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Dave Eastwood (Gadgetman) - Club Secretary

A Winters Tale; a few upgrades and a bit more of a re-build than originally expected!!

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Dave Eastwood (Gadgetman) - Club Secretary
50 minutes ago, Steve (sdh2903) said:

Yeah it's a tough call. I just couldn't help saying it as the body and engine are already off/out.

I know, I know, I've thought long and hard about it. I't the Dynamat throughout the cockpit that's the decider for me. It would take several weeks work, (in the available time I currently have), to scrape it off and clean it back. the other alternative, only slightly quicker, but much less messy, would be to re-panel completely and start again. 

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Ian Kinder - Joint Peak District AO
10 minutes ago, Dave Eastwood (Gadgetman) - Club Secretary said:

I know, I know, I've thought long and hard about it. I't the Dynamat throughout the cockpit that's the decider for me. It would take several weeks work, (in the available time I currently have), to scrape it off and clean it back. the other alternative, only slightly quicker, but much less messy, would be to re-panel completely and start again. 

You should have done the same as @Terryathome and keep one in stock whilst you build another :yes:

  • Haha 2

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Terryathome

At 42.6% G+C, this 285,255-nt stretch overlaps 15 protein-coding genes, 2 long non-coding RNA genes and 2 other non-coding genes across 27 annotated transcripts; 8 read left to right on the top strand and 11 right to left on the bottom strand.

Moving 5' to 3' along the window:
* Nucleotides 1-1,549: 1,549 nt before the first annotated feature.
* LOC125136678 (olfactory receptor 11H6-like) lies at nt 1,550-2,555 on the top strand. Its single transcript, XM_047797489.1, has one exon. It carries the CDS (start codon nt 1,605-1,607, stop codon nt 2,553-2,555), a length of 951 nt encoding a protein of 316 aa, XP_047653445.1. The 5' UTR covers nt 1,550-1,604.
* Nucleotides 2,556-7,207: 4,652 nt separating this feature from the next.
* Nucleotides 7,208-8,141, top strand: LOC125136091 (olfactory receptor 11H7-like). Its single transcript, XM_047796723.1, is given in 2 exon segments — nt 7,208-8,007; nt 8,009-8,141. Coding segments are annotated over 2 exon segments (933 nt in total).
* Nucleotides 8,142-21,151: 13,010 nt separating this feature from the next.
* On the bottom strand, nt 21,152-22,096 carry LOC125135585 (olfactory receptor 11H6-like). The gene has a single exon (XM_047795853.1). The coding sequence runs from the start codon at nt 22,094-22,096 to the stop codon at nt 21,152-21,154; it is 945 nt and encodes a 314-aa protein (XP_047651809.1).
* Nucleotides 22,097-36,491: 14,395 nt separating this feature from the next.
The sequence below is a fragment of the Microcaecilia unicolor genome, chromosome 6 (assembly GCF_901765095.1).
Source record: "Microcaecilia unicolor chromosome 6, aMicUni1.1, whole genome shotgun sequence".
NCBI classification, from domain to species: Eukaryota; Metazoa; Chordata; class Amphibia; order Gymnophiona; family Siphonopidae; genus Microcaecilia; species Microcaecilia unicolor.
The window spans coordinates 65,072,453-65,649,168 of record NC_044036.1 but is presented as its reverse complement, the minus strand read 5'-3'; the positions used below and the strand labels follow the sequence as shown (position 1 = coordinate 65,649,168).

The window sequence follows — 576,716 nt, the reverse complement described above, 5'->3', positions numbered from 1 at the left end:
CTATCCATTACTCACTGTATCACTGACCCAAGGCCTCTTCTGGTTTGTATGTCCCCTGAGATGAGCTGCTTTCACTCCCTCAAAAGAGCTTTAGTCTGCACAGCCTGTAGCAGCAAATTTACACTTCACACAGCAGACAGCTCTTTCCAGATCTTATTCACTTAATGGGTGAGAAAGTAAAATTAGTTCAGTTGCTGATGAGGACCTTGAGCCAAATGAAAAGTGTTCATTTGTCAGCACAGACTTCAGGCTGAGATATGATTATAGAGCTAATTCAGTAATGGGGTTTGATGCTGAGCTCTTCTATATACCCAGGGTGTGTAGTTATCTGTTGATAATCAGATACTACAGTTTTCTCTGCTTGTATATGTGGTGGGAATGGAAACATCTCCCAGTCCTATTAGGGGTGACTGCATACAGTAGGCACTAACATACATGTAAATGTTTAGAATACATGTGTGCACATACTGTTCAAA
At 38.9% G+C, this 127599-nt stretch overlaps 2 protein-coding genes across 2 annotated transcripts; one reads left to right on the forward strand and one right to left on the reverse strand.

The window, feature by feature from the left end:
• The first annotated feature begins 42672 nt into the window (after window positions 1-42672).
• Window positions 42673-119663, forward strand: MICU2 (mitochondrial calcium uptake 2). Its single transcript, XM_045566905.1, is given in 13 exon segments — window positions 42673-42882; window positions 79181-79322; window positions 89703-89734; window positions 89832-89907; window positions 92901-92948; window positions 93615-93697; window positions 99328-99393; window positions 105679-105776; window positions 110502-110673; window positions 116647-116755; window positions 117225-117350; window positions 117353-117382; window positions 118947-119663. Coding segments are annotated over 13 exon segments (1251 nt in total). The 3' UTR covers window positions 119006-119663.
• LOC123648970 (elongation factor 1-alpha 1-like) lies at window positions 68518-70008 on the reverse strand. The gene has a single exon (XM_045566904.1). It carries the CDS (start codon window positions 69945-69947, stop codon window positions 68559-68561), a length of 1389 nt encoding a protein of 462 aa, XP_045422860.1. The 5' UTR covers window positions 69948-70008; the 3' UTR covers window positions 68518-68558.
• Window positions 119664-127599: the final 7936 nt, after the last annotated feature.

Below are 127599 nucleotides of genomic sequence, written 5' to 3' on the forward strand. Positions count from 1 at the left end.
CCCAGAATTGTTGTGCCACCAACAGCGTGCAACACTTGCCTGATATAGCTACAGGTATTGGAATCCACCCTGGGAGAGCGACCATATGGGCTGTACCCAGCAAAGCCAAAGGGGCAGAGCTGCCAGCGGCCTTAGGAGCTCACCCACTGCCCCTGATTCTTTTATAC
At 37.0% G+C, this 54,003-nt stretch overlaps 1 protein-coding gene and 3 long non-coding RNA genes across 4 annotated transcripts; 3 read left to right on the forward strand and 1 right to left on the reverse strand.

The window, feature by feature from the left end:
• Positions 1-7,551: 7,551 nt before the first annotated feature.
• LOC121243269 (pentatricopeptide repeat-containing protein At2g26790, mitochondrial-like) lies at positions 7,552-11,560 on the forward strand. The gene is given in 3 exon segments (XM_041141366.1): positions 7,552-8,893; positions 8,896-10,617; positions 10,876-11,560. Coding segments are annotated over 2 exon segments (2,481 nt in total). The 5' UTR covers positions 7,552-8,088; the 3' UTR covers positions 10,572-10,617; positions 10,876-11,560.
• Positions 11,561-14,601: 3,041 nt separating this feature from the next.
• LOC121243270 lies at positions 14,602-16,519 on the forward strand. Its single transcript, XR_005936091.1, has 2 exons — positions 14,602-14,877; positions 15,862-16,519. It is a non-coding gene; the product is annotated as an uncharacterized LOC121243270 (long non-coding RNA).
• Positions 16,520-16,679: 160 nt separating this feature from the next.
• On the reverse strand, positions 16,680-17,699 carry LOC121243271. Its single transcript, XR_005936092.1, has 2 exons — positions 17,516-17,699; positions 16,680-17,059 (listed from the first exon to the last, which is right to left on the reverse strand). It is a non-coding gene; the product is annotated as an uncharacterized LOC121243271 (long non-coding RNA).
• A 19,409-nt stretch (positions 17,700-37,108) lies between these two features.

3 hours ago, IanK (Bagpuss) said:

You should have done the same as @Terryathome and keep one in stock whilst you build another :yes:

Yup, one that I can drive and one in the build process. Forward planning Mr Eastwood, that's what it's called.

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CosKev
On 23/03/2019 at 19:35, Dave Eastwood (Gadgetman) - Club Secretary said:

 

 

 B4DE1892-A596-4675-A0A4-1E48980E4E60.jpeg

 

Wow,:odisappointed to see how crap that powder coat must have been.

Great thread,will have a better read when I've got a couple of days spare!:d

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Dave Eastwood (Gadgetman) - Club Secretary

Steipping the wishbones off last weekend, for blasting and powder coating was something of a horror story in its own right, , but removing the rear first gave me a bit more access to get in with the nylon stripping wheels mounted to the angle grinder. I’d originally thought it would just be the usual case of get any loose powder coat and rust off.  It in this case, as soon as I exposed bare metal, even under seemingly good, solid powder coat I’d still pick up rust traces. So ended up having to really aggressively strip the rear back. I soon ran through the couple of stripping discs I had.

CE46A7F1-BD0B-4A5C-A1D2-C3D8F6E92242.jpeg

While I had the angle grinder out, a small surgical operation was performed, to remove the old spare wheel carrier mounts.

56D3EE06-E582-4375-A513-7293F5AB5271.jpeg

A package of five 3M Scortchbrite discs arrived this week, ready for the weekend’s work. It took another three yesterday, along with drill mounted wire brushes and the trusty Black and Decker powerfile to clear 90% off the powder coat off. The remainder in the inaccessible to power tool areas was taken off with paint stripper and wire wool, by hand.